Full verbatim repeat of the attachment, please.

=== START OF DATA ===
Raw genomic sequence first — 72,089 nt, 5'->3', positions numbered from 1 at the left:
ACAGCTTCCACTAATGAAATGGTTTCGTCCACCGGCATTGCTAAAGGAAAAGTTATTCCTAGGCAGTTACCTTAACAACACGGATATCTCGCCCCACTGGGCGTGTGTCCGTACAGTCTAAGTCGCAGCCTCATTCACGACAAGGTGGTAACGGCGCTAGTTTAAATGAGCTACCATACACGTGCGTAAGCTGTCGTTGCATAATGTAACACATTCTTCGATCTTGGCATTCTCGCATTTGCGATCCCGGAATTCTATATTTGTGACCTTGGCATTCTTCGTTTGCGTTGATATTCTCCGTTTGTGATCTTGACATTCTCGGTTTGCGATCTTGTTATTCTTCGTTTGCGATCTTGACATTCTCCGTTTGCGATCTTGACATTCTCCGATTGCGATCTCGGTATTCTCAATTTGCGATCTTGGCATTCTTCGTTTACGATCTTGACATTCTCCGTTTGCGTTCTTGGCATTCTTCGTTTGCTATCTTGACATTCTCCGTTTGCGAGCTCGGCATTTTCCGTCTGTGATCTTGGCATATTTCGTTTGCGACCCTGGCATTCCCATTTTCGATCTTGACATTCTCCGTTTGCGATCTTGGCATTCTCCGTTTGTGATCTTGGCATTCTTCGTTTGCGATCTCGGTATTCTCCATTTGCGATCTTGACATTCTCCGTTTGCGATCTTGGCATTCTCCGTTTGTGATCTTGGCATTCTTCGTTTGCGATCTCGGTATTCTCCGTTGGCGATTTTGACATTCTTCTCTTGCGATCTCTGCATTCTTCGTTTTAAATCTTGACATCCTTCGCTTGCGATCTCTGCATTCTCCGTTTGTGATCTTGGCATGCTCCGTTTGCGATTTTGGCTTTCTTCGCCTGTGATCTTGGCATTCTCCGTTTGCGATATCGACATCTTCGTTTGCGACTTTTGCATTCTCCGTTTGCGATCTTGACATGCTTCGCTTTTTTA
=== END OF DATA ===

Raw genomic sequence first — 72,089 nt, 5'->3', positions numbered from 1 at the left:
ACAGCTTCCACTAATGAAATGGTTTCGTCCACCGGCATTGCTAAAGGAAAAGTTATTCCTAGGCAGTTACCTTAACAACACGGATATCTCGCCCCACTGGGCGTGTGTCCGTACAGTCTAAGTCGCAGCCTCATTCACGACAAGGTGGTAACGGCGCTAGTTTAAATGAGCTACCATACACGTGCGTAAGCTGTCGTTGCATAATGTAACACATTCTTCGATCTTGGCATTCTCGCATTTGCGATCCCGGAATTCTATATTTGTGACCTTGGCATTCTTCGTTTGCGTTGATATTCTCCGTTTGTGATCTTGACATTCTCGGTTTGCGATCTTGTTATTCTTCGTTTGCGATCTTGACATTCTCCGTTTGCGATCTTGACATTCTCCGATTGCGATCTCGGTATTCTCAATTTGCGATCTTGGCATTCTTCGTTTACGATCTTGACATTCTCCGTTTGCGTTCTTGGCATTCTTCGTTTGCTATCTTGACATTCTCCGTTTGCGAGCTCGGCATTTTCCGTCTGTGATCTTGGCATATTTCGTTTGCGACCCTGGCATTCCCATTTTCGATCTTGACATTCTCCGTTTGCGATCTTGGCATTCTCCGTTTGTGATCTTGGCATTCTTCGTTTGCGATCTCGGTATTCTCCATTTGCGATCTTGACATTCTCCGTTTGCGATCTTGGCATTCTCCGTTTGTGATCTTGGCATTCTTCGTTTGCGATCTCGGTATTCTCCGTTGGCGATTTTGACATTCTTCTCTTGCGATCTCTGCATTCTTCGTTTTAAATCTTGACATCCTTCGCTTGCGATCTCTGCATTCTCCGTTTGTGATCTTGGCATGCTCCGTTTGCGATTTTGGCTTTCTTCGCCTGTGATCTTGGCATTCTCCGTTTGCGATATCGACATCTTCGTTTGCGACTTTTGCATTCTCCGTTTGCGATCTTGACATGCTTCGCTTTTTTA